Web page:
Law of Charles. This law expresses the effect which a change in the temperature of a gas has upon its volume. It may be stated as follows: For every degree the temperature of a gas rises above zero the volume of the gas is increased by 1/273 of the volume which it occupies at zero; likewise for every degree the temperature of the gas falls below zero the volume of the gas is decreased by 1/273 of the volume which it occupies at zero, provided in both cases that the pressure to which the gas is subjected remains constant.

If V represents the volume of gas at 0 deg., then the volume at 1 deg. will be V + 1/273 V; at 2 deg. it will be V + 2/273 V; or, in general, the volume v, at the temperature t, will be expressed by the formula

(1) v = V + t/273 V,

or (2) v = V(1 + (t/273)).

Since 1/273 = 0.00366, the formula may be written

(3) v = V(1 + 0.00366t).

Since the value of V (volume under standard conditions) is the one usually sought, it is convenient to transpose the equation to the following form:

(4) V = v/(1 + 0.00366t).

The following problem will serve as an illustration of the application of this equation.

The volume of a gas at 20 deg. is 750 cc.; find the volume it will occupy at 0 deg., the pressure remaining constant.

In this case, v = 750 cc. and t = 20. By substituting these values, equation (4) becomes

V = 750/(1 + 0.00366 x 20) = 698.9 cc.

Law of Boyle. This law expresses the relation between the volume occupied by a gas and the pressure to which it is subjected. It may be stated as follows: The volume of a gas is inversely proportional to the pressure under which it is measured, provided the temperature of the gas remains constant.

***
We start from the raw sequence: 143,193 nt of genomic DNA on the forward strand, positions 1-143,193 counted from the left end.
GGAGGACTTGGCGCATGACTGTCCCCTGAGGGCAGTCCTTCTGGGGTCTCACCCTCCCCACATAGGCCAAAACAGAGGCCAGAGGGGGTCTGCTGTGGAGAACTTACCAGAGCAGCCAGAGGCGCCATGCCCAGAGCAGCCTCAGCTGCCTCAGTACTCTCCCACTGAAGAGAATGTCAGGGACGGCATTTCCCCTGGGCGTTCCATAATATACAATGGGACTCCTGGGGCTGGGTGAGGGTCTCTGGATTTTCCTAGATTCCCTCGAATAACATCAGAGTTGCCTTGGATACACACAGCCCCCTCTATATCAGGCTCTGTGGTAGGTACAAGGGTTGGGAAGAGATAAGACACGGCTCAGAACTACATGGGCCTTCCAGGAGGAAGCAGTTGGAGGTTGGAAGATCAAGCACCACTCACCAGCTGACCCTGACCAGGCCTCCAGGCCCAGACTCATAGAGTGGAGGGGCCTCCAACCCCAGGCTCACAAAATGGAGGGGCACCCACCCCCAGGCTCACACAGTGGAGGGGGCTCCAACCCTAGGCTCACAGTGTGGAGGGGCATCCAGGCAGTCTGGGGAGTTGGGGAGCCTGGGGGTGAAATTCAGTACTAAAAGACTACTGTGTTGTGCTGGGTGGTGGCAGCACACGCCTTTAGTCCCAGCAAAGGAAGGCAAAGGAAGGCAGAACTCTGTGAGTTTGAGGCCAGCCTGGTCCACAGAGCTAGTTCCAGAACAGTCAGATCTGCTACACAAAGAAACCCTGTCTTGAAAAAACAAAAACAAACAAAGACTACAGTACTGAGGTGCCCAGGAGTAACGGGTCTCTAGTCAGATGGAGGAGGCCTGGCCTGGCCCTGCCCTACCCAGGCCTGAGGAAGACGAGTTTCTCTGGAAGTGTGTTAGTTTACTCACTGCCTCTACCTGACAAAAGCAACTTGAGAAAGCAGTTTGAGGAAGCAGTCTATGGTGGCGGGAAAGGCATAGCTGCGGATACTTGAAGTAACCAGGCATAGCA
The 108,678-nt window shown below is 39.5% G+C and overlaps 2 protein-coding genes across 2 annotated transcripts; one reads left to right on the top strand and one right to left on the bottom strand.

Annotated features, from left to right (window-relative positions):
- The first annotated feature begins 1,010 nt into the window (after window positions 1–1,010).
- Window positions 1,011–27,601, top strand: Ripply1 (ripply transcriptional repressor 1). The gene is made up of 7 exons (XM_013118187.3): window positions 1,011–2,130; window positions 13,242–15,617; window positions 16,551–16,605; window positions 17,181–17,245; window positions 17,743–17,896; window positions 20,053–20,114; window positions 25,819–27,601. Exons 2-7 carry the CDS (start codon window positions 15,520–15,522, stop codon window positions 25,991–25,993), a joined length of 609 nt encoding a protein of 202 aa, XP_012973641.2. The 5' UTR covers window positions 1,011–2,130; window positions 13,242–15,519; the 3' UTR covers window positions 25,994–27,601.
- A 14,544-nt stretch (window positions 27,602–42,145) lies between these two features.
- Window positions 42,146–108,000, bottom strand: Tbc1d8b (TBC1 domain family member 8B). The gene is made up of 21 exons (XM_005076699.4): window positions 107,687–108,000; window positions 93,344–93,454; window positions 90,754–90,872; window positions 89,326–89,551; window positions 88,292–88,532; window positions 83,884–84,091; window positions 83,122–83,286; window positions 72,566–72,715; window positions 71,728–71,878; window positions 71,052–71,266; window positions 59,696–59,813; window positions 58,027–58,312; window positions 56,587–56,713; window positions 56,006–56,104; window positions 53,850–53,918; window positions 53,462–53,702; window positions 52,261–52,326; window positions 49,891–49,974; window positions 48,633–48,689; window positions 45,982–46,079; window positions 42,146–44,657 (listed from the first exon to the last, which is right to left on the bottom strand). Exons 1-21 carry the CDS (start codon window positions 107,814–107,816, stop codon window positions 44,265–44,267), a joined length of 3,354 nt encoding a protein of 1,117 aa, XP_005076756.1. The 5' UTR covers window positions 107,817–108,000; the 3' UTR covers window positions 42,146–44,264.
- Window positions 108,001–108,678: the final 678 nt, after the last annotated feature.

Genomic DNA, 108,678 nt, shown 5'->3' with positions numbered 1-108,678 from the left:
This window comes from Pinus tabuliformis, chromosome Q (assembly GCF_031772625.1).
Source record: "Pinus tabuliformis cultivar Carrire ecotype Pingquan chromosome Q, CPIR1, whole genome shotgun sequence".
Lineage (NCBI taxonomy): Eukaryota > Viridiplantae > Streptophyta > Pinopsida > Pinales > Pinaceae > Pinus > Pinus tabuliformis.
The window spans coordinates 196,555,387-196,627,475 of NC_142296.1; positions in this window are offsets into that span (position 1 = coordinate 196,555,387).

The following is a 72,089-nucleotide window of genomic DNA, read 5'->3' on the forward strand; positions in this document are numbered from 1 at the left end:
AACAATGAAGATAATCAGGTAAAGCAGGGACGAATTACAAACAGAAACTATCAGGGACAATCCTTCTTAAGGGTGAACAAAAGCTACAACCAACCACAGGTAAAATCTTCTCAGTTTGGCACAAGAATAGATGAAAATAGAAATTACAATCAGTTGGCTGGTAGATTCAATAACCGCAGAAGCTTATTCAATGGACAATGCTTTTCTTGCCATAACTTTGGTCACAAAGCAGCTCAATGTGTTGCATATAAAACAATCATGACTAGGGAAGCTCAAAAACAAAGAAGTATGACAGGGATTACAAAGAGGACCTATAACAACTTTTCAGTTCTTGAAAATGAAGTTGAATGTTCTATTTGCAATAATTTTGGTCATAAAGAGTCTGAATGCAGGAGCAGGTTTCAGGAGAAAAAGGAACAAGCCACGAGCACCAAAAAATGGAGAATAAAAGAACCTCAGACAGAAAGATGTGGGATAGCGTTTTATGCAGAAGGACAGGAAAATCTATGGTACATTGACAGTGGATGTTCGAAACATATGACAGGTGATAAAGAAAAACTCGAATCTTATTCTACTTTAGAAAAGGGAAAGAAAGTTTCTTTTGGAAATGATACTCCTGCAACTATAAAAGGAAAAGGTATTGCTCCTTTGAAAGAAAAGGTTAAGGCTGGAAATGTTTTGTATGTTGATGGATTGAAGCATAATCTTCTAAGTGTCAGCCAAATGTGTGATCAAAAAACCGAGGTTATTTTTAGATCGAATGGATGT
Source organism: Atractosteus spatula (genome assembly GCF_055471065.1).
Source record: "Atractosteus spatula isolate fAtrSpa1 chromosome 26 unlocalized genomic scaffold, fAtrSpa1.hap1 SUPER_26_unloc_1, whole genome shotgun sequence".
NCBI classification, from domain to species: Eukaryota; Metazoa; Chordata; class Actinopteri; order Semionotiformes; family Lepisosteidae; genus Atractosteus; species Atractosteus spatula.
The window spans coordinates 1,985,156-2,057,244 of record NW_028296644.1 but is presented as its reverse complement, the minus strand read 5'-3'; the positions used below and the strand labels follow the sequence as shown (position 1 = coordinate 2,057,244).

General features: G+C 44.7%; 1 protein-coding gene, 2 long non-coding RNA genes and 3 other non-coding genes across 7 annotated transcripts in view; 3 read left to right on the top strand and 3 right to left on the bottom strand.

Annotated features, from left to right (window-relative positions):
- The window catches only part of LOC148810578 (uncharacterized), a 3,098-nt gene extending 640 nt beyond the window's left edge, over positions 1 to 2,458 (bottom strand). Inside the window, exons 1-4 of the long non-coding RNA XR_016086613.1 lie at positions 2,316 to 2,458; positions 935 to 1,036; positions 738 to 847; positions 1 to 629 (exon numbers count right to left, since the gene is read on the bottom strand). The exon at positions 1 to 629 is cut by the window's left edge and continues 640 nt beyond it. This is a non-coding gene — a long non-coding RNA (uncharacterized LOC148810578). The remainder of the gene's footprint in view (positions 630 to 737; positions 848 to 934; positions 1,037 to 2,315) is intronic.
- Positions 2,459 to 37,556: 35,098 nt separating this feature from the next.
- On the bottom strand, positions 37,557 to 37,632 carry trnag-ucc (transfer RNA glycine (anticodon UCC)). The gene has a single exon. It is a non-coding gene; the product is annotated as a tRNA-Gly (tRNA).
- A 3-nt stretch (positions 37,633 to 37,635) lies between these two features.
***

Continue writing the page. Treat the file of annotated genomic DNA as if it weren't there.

If V represents the volume when subjected to a pressure P and v represents its volume when the pressure is changed to p, then, in accordance with the above law, V : v :: p : P, or VP = vp. In other words, for a given weight of a gas the product of the numbers representing its volume and the pressure to which it is subjected is a constant.

Since the pressure of the atmosphere at any point is indicated by the barometric reading, it is convenient in the solution of the problems to substitute the latter for the pressure measured in grams per square centimeter. The average reading of the barometer at the sea level is 760 mm., which corresponds to a pressure of 1033.3 g. per square centimeter. The following problem will serve as an illustration of the application of Boyle's law.

A gas occupies a volume of 500 cc. in a laboratory where the barometric reading is 740 mm. What volume would it occupy if the atmospheric pressure changed so that the reading became 750 mm.?

Substituting the values in the equation VP = vp, we have 500 x 740 = v x 750, or v = 493.3 cc.

Variations in the volume of a gas due to changes both in temperature and pressure. Inasmuch as corrections must be made as a rule for both temperature and pressure, it is convenient to combine the equations given above for the corrections for each, so that the two corrections may be made in one operation. The following equation is thus obtained:

(5) V_{s} = vp/(760(1 + 0.00366t)),

in which V_{s} represents the volume of a gas under standard conditions and v, p, and t the volume, pressure, and temperature respectively at which the gas was actually measured.

The following problem will serve to illustrate the application of this equation.

A gas having a temperature of 20 deg. occupies a volume of 500 cc. when subjected to a pressure indicated by a barometric reading of 740 mm. What volume would this gas occupy under standard conditions?